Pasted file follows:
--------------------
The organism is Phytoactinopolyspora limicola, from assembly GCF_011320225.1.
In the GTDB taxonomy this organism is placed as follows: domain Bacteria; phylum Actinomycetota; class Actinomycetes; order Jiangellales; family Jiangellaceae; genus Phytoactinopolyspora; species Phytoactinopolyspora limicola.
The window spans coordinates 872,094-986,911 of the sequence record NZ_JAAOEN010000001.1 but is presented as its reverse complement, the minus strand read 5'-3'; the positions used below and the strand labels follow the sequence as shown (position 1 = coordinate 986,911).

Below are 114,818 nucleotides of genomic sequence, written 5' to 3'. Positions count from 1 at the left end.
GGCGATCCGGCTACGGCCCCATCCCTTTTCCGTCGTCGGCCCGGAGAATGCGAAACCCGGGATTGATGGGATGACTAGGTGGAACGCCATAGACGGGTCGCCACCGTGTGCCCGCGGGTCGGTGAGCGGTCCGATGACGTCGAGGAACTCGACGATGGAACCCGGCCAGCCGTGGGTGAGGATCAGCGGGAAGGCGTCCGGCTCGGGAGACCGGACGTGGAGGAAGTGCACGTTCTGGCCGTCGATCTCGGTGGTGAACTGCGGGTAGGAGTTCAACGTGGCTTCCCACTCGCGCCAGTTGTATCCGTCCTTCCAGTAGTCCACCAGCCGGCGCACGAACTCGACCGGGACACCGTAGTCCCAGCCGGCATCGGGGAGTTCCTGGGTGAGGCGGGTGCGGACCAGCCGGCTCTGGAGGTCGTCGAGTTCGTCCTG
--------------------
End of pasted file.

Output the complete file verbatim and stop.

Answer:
The organism is Phytoactinopolyspora limicola, from assembly GCF_011320225.1.
In the GTDB taxonomy this organism is placed as follows: domain Bacteria; phylum Actinomycetota; class Actinomycetes; order Jiangellales; family Jiangellaceae; genus Phytoactinopolyspora; species Phytoactinopolyspora limicola.
The window spans coordinates 872,094-986,911 of the sequence record NZ_JAAOEN010000001.1 but is presented as its reverse complement, the minus strand read 5'-3'; the positions used below and the strand labels follow the sequence as shown (position 1 = coordinate 986,911).

Below are 114,818 nucleotides of genomic sequence, written 5' to 3'. Positions count from 1 at the left end.
GGCGATCCGGCTACGGCCCCATCCCTTTTCCGTCGTCGGCCCGGAGAATGCGAAACCCGGGATTGATGGGATGACTAGGTGGAACGCCATAGACGGGTCGCCACCGTGTGCCCGCGGGTCGGTGAGCGGTCCGATGACGTCGAGGAACTCGACGATGGAACCCGGCCAGCCGTGGGTGAGGATCAGCGGGAAGGCGTCCGGCTCGGGAGACCGGACGTGGAGGAAGTGCACGTTCTGGCCGTCGATCTCGGTGGTGAACTGCGGGTAGGAGTTCAACGTGGCTTCCCACTCGCGCCAGTTGTATCCGTCCTTCCAGTAGTCCACCAGCCGGCGCACGAACTCGACCGGGACACCGTAGTCCCAGCCGGCATCGGGGAGTTCCTGGGTGAGGCGGGTGCGGACCAGCCGGCTCTGGAGGTCGTCGAGTTCGTCCTG